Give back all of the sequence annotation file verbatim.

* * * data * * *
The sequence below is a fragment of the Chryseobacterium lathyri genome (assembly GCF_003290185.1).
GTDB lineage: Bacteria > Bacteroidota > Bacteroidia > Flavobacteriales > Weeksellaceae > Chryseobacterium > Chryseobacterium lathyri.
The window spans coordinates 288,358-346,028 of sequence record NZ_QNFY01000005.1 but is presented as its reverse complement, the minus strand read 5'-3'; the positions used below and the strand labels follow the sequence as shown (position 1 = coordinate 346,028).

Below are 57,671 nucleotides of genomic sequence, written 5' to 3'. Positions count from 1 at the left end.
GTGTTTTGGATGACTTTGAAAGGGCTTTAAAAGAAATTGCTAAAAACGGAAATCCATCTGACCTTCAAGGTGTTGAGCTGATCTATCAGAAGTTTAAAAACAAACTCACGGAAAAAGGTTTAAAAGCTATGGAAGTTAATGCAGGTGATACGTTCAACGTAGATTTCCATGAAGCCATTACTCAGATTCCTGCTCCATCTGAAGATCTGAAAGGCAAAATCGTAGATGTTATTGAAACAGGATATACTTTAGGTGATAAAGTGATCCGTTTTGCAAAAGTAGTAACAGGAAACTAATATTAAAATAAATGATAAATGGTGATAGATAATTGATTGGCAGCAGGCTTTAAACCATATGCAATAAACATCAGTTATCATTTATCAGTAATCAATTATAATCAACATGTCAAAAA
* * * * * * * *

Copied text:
The sequence below is a fragment of the Chryseobacterium lathyri genome (assembly GCF_003290185.1).
GTDB lineage: Bacteria > Bacteroidota > Bacteroidia > Flavobacteriales > Weeksellaceae > Chryseobacterium > Chryseobacterium lathyri.
The window spans coordinates 288,358-346,028 of sequence record NZ_QNFY01000005.1 but is presented as its reverse complement, the minus strand read 5'-3'; the positions used below and the strand labels follow the sequence as shown (position 1 = coordinate 346,028).

Below are 57,671 nucleotides of genomic sequence, written 5' to 3'. Positions count from 1 at the left end.
GTGTTTTGGATGACTTTGAAAGGGCTTTAAAAGAAATTGCTAAAAACGGAAATCCATCTGACCTTCAAGGTGTTGAGCTGATCTATCAGAAGTTTAAAAACAAACTCACGGAAAAAGGTTTAAAAGCTATGGAAGTTAATGCAGGTGATACGTTCAACGTAGATTTCCATGAAGCCATTACTCAGATTCCTGCTCCATCTGAAGATCTGAAAGGCAAAATCGTAGATGTTATTGAAACAGGATATACTTTAGGTGATAAAGTGATCCGTTTTGCAAAAGTAGTAACAGGAAACTAATATTAAAATAAATGATAAATGGTGATAGATAATTGATTGGCAGCAGGCTTTAAACCATATGCAATAAACATCAGTTATCATTTATCAGTAATCAATTATAATCAACATGTCAAAAA